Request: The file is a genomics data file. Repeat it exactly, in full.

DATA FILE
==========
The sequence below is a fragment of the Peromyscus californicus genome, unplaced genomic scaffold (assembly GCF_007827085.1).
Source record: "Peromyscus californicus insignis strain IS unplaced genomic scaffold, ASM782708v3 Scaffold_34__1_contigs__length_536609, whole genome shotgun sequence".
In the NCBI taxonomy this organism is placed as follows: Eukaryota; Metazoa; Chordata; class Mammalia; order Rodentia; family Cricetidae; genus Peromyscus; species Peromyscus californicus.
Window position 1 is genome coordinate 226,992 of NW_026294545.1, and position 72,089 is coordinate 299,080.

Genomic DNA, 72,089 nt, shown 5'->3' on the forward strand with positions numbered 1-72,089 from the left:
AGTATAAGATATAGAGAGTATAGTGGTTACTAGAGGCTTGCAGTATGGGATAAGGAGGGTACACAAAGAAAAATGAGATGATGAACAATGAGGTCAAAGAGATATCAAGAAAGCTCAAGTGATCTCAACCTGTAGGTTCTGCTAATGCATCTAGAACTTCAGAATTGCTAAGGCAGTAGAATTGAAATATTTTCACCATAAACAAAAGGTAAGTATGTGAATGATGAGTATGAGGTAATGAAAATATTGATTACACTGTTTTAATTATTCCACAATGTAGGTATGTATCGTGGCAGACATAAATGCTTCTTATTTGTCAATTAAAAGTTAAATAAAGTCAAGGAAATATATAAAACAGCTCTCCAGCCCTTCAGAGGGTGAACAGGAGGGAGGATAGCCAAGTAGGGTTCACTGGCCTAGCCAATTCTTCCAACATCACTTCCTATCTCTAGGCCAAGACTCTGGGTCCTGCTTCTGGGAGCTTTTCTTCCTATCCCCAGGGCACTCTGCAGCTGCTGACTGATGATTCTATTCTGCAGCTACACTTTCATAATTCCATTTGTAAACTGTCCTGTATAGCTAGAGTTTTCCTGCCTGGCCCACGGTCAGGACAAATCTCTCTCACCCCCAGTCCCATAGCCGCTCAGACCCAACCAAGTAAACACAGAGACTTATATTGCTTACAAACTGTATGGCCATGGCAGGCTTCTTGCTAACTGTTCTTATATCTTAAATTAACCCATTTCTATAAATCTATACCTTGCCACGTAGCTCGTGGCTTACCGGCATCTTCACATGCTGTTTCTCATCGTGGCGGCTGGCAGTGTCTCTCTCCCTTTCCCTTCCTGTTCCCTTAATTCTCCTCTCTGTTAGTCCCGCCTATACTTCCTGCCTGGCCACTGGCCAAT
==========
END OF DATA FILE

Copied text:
The sequence below is a fragment of the Peromyscus californicus genome, unplaced genomic scaffold (assembly GCF_007827085.1).
Source record: "Peromyscus californicus insignis strain IS unplaced genomic scaffold, ASM782708v3 Scaffold_34__1_contigs__length_536609, whole genome shotgun sequence".
In the NCBI taxonomy this organism is placed as follows: Eukaryota; Metazoa; Chordata; class Mammalia; order Rodentia; family Cricetidae; genus Peromyscus; species Peromyscus californicus.
Window position 1 is genome coordinate 226,992 of NW_026294545.1, and position 72,089 is coordinate 299,080.

Genomic DNA, 72,089 nt, shown 5'->3' on the forward strand with positions numbered 1-72,089 from the left:
AGTATAAGATATAGAGAGTATAGTGGTTACTAGAGGCTTGCAGTATGGGATAAGGAGGGTACACAAAGAAAAATGAGATGATGAACAATGAGGTCAAAGAGATATCAAGAAAGCTCAAGTGATCTCAACCTGTAGGTTCTGCTAATGCATCTAGAACTTCAGAATTGCTAAGGCAGTAGAATTGAAATATTTTCACCATAAACAAAAGGTAAGTATGTGAATGATGAGTATGAGGTAATGAAAATATTGATTACACTGTTTTAATTATTCCACAATGTAGGTATGTATCGTGGCAGACATAAATGCTTCTTATTTGTCAATTAAAAGTTAAATAAAGTCAAGGAAATATATAAAACAGCTCTCCAGCCCTTCAGAGGGTGAACAGGAGGGAGGATAGCCAAGTAGGGTTCACTGGCCTAGCCAATTCTTCCAACATCACTTCCTATCTCTAGGCCAAGACTCTGGGTCCTGCTTCTGGGAGCTTTTCTTCCTATCCCCAGGGCACTCTGCAGCTGCTGACTGATGATTCTATTCTGCAGCTACACTTTCATAATTCCATTTGTAAACTGTCCTGTATAGCTAGAGTTTTCCTGCCTGGCCCACGGTCAGGACAAATCTCTCTCACCCCCAGTCCCATAGCCGCTCAGACCCAACCAAGTAAACACAGAGACTTATATTGCTTACAAACTGTATGGCCATGGCAGGCTTCTTGCTAACTGTTCTTATATCTTAAATTAACCCATTTCTATAAATCTATACCTTGCCACGTAGCTCGTGGCTTACCGGCATCTTCACATGCTGTTTCTCATCGTGGCGGCTGGCAGTGTCTCTCTCCCTTTCCCTTCCTGTTCCCTTAATTCTCCTCTCTGTTAGTCCCGCCTATACTTCCTGCCTGGCCACTGGCCAAT